One of the funniest things that I have found about the modern unbelieving movement is 1) their constant claim that we should have evidence before we believe anything, or 2) their often-heard pronouncement that sound arguments are needed to warrant holding a particular belief, or 3) their repeated sermons about following reason wherever it leads, or 4) their endless refrains about the fact that we have a duty to seek the truth no matter what the consequences of the truth may be, and so on and so forth, and yet the reason that I find all these claims and assertions humorous is not because I deny their value and worth as ideas–in fact, I wholeheartedly endorse them–but I find them humorous when coming from unbelievers and atheists precisely because they are coming from unbelievers and atheists themselves, and the reason that this fact is humorous is because in an ultimately purposeless and meaningless universe, as it would be on atheism, and at least when speaking objectively and in absolute terms, we have no “duty” or requirement to believe things on evidence, or on arguments, nor must we or “should” we, in some objective sense, endorse reason or seek the truth, for, on atheism, there is no purpose in this universe that makes us do so, and note that even if a consequentialist-type argument is made to try to convince us to endorse these things in a purposeless atheistic universe, that argument will only work if we care about the consequences in question, which is not always the case, and so, when the atheist and unbeliever is telling us that we should do all these things, he is, in essence, doing no more than subjectively emoting, and in a purposeless universe, his claim that we should believe true things rather than false things, or that we should follow the evidence rather than not, is about as convincing, and about as valuable, as him telling us that he likes chocolate ice cream over vanilla, and that we should like chocolate over vanilla too (and this, needless to say, is not a convincing argument); and perhaps the greatest irony of this whole issue is that it is only on something like the Christian worldview that believing truth, and following evidence, and using reason, ultimately and truly and objectively matters, for if God, who is Truth itself, exists and wants / requires all people to come to know of His existence and nature through the things that have been made, and also forbids us to lie–all of which is the case on Christian theism– then all these things mean that on something like Christian theism, we should follow the evidence of our senses, and we should believe true things over false things, and we should use our reason to discover God’s nature through the natural order, and so on, and thus it is the Christian who can objectively claim that we indeed have a duty and should follow the evidence where it leads, and seek and believe the truth, and have reasons for our beliefs, whereas all the atheist can do is advise us of his subjective preferences about these matters, and yet these subjective preferences can be as easily ignored as the atheist’s subjective preferences about ice cream, cars, and Barbie dolls.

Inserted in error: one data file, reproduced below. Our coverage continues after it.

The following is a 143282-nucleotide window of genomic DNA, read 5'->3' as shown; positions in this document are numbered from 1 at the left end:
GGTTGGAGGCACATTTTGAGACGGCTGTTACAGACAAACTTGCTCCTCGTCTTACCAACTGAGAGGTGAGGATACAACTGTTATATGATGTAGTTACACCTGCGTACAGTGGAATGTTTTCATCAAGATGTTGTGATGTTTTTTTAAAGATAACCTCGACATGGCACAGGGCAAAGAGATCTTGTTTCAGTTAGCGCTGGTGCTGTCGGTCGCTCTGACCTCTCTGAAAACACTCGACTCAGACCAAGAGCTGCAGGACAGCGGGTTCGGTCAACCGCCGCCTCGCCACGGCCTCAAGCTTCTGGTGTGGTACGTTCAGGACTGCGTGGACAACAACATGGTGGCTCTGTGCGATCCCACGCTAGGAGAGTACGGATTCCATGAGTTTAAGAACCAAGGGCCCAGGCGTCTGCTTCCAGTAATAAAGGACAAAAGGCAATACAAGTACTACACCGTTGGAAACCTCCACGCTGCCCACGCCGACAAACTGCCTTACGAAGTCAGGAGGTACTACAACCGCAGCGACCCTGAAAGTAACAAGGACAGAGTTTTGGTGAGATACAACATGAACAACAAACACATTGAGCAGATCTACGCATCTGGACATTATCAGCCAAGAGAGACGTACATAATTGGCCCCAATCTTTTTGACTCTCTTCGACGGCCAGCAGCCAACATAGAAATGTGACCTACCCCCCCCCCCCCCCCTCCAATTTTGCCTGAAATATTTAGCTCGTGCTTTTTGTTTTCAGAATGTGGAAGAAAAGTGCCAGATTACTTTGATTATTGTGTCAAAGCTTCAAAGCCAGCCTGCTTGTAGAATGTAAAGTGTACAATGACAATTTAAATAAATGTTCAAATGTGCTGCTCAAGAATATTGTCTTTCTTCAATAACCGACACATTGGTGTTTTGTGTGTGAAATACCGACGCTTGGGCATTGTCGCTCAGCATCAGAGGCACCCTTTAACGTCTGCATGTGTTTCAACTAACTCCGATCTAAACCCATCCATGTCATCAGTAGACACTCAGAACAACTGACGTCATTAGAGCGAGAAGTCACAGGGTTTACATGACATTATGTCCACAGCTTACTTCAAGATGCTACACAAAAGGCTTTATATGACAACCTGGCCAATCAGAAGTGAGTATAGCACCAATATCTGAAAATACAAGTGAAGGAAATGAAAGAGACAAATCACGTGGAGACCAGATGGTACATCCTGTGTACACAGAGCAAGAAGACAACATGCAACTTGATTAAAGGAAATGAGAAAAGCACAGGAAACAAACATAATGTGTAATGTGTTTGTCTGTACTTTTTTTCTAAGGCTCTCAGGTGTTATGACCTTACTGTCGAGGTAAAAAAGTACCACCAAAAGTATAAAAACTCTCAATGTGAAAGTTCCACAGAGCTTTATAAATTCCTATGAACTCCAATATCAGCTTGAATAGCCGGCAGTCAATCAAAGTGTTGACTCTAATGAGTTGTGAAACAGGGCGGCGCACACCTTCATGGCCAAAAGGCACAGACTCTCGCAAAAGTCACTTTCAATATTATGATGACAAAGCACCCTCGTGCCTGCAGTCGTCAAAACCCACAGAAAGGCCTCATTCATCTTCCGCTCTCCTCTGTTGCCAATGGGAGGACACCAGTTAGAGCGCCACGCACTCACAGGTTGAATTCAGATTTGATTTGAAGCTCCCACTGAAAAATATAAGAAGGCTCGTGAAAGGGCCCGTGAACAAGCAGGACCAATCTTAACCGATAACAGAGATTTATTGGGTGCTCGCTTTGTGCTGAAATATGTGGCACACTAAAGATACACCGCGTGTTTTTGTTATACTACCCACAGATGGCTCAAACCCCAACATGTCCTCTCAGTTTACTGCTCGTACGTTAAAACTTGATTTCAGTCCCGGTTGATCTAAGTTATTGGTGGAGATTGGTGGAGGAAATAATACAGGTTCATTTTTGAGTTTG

It is without a doubt that certain atheists appeal to the idea of a “multi-verse” as a means of combating the problem of the fine-tuning of this universe, but one of the things that is often overlooked and forgotten by such atheists and unbelievers is that even if the multi-verse is a viable and plausible means of addressing the problem of fine-tuning from an atheistic perspective–and this point is itself debatable–the fact remains that the multi-verse, as just a general posit, not only does not necessarily help the atheist, but may actually make the problem for him astronomically worse, for imagine that we somehow gather evidence of the existence of trillions upon trillions upon trillions of other universes, and yet every single one of these other universes is also fine-tuned to permit the existence of embodied intelligent life and yet did not have to be so (essentially, there is no necessary reason that they had to be that way); in such a case, the inference to design has exponentially increased even though the multiverse exists, and so the atheist, in order to make his appeal to the multiverse plausible in terms of its support for the atheistic-naturalistic hypothesis of “it’s just chance”, must not only provide evidence that the multiverse exists, but he must also provide evidence that the multiverses being generated by some universe-generating force (itself possibly fine-tuned) is actually producing a wide variety of different universes with different constants in them, for if the universe-generating force could create any type of universe, and yet was creating only universes which were life-permitting, then this would simply be more evidence for theism, not evidence for atheism (by analogy, just imagine a candy dispenser which could randomly dispense any one of the hundreds of different candies in existence, and yet it only spit out your favorite candy over and over and over again…after about a dozen such occurrences, you would be entirely rational to believe that a ‘mind’ was behind the dispensing, not mere ‘chance’)…and so, as stated, the multiverse, as an idea in and of itself, offers no help to the atheist, for what the atheist needs is a certain type of multiverse, and good luck providing any evidence for that!